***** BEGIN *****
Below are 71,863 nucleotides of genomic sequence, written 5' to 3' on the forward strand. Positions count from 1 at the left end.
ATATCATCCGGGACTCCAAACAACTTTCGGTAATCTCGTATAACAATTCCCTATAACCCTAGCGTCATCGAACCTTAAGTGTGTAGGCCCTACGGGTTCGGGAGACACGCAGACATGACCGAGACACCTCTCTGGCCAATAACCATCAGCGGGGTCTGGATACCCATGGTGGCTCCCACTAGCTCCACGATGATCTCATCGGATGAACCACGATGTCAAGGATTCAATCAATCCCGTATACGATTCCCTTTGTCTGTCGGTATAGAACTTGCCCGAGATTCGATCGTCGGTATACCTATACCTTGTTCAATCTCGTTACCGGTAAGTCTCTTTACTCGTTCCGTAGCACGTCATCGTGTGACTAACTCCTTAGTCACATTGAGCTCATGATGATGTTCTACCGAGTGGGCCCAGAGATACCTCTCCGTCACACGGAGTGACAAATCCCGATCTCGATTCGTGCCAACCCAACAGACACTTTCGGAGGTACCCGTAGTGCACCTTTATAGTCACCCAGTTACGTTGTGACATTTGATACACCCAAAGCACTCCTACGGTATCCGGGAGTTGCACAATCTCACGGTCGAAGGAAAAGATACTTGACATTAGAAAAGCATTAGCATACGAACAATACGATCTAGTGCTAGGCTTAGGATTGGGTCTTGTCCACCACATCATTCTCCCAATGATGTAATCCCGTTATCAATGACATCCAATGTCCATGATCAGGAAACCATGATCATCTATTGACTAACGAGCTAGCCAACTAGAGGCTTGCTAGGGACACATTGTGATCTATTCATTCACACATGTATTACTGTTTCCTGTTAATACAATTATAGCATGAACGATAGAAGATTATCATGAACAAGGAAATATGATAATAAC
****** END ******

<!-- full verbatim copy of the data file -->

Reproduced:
Below are 71,863 nucleotides of genomic sequence, written 5' to 3' on the forward strand. Positions count from 1 at the left end.
ATATCATCCGGGACTCCAAACAACTTTCGGTAATCTCGTATAACAATTCCCTATAACCCTAGCGTCATCGAACCTTAAGTGTGTAGGCCCTACGGGTTCGGGAGACACGCAGACATGACCGAGACACCTCTCTGGCCAATAACCATCAGCGGGGTCTGGATACCCATGGTGGCTCCCACTAGCTCCACGATGATCTCATCGGATGAACCACGATGTCAAGGATTCAATCAATCCCGTATACGATTCCCTTTGTCTGTCGGTATAGAACTTGCCCGAGATTCGATCGTCGGTATACCTATACCTTGTTCAATCTCGTTACCGGTAAGTCTCTTTACTCGTTCCGTAGCACGTCATCGTGTGACTAACTCCTTAGTCACATTGAGCTCATGATGATGTTCTACCGAGTGGGCCCAGAGATACCTCTCCGTCACACGGAGTGACAAATCCCGATCTCGATTCGTGCCAACCCAACAGACACTTTCGGAGGTACCCGTAGTGCACCTTTATAGTCACCCAGTTACGTTGTGACATTTGATACACCCAAAGCACTCCTACGGTATCCGGGAGTTGCACAATCTCACGGTCGAAGGAAAAGATACTTGACATTAGAAAAGCATTAGCATACGAACAATACGATCTAGTGCTAGGCTTAGGATTGGGTCTTGTCCACCACATCATTCTCCCAATGATGTAATCCCGTTATCAATGACATCCAATGTCCATGATCAGGAAACCATGATCATCTATTGACTAACGAGCTAGCCAACTAGAGGCTTGCTAGGGACACATTGTGATCTATTCATTCACACATGTATTACTGTTTCCTGTTAATACAATTATAGCATGAACGATAGAAGATTATCATGAACAAGGAAATATGATAATAAC